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The purpose of this study was to investigate and quantify the transient thrust response of two small rigid rotors in forward flight. This was accomplished using a distributed doublet-based potential flow method, which was validated against wind-tunnel experimentation and a transient CFD analysis. The investigation showed that for both rotors, advancing and retreating blade effects were predicted to contribute to transient thrust amplitudes of 5–30% of the mean rotor thrust. The thrust output amplitudes of individual rotors blades were observed to be 15–45% of the mean rotor thrust, indicating that it is not uncommon for the thrust output variation of an individual rotor blade to approach the same value as the mean thrust output of the rotor itself. In addition to this, the theoretical analysis also illustrated that higher blade thrust oscillations resulted in pronounced asymmetric rotor wake structures.
The thrust acting on a rotor in forward flight may vary with time due to advancing and retreating blade effects acting on the individual rotor blades. While conventional helicopters compensate for these effects with hinged blades, small multirotor vehicles typically use rigid rotors. Without compensation, the thrust output of the rotor is transient, with the amplitude being linked to the forward speed and angle of the vehicle, as well as the rotational velocity of the rotor. Transient thrust has potential implications for both the control systems and the structural design of the rotor blades and central chassis due to fatigue. Despite these potential implications, quantification of the time-dependent thrust on rigid rotors at various tip-plane angles of attack is notably lacking in the literature. The purpose of this study is to investigate and quantify the transient thrust response of small rigid rotors in forward flight under various operating conditions through numerical predictions of unsteady blade and wake effects.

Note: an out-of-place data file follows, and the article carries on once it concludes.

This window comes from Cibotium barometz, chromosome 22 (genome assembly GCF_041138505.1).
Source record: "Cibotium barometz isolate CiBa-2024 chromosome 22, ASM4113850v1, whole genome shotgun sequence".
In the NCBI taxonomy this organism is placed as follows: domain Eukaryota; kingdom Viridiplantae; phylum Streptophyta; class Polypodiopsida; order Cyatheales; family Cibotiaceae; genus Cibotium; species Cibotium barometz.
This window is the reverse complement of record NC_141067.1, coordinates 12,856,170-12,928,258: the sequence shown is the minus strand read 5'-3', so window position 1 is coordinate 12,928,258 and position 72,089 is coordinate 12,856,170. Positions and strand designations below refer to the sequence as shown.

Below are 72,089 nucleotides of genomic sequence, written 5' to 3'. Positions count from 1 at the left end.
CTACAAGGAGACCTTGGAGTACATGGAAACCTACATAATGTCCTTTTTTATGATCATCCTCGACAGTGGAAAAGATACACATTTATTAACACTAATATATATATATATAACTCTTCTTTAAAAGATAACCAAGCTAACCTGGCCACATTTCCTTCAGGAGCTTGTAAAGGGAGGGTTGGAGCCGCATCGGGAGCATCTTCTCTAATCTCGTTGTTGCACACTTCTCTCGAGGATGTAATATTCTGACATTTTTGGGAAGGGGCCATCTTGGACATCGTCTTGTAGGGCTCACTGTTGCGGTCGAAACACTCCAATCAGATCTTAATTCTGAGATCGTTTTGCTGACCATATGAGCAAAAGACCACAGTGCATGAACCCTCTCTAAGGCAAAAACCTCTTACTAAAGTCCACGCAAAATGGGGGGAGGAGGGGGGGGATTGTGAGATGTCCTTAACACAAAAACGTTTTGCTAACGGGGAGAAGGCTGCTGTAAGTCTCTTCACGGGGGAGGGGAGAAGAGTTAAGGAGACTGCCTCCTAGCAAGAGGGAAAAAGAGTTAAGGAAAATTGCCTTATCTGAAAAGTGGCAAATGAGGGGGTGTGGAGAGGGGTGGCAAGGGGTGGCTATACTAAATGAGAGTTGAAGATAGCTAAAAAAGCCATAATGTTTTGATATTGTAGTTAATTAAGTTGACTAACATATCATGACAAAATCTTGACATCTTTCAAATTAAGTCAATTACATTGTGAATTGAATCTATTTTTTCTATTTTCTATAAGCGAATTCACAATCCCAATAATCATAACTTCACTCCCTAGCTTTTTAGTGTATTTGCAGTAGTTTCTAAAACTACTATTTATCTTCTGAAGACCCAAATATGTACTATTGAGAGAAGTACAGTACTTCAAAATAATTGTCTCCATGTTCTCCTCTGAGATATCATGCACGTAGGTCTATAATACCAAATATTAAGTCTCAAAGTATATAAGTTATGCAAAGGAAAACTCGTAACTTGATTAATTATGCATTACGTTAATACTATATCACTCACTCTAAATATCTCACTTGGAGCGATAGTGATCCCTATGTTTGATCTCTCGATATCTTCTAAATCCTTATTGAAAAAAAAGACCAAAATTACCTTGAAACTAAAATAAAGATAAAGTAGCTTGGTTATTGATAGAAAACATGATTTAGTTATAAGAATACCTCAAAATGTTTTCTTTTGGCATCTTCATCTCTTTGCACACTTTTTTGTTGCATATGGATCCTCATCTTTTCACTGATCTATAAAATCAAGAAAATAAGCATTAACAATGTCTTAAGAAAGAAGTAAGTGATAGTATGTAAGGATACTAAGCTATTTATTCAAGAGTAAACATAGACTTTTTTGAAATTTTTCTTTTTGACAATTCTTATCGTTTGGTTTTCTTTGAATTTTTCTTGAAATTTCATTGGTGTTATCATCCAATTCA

Historically, research into small propellers or rotors has focused on steady-state conditions or time-averaged forces. There has been a substantial amount of research in documenting the performance of small propellers in steady axial flow. One such example is the University of Illinois at Urbana-Champaign (UIUC) Propeller Database created through the work of Brandt, Deters, Ananda, and Selig ([1,2]). A few studies have experimentally investigated the time-averaged forces of rigid rotors in forward flight, as are experienced by the rotors of a multirotor vehicle. Experimental data sets of this nature are available through Kolaei et al.  and Serrano et al. .
In one notable recent study, Misiorowski et al.  quantified the transient thrust oscillations of a single isolated rigid rotor at a one operating condition. This analysis was conducted using a Navier–Stokes solver and was done in the course of quantifying rotor interactions on quadrotors. In addition to providing sectional thrust coefficient values as a function of azimuth location, the authors also provided insights on the asymmetric nature of the wake rollup downstream due to advancing and retreating blade effects. These findings highlight a need for more in-depth analysis of small, rigid rotors operating in unsteady conditions.
There are several approaches described in the literature for the prediction of rotor performance in forward flight, which can be grouped according to the assumptions applied in each. Methods based on blade element momentum theory are presented by Carrol  and Serrano et al. . Both of these methods show good agreement with time-averaged experimental data, but use simplified inflow models that are based on momentum theory and are therefore not suited to investigating transient thrust loads under highly unsteady conditions.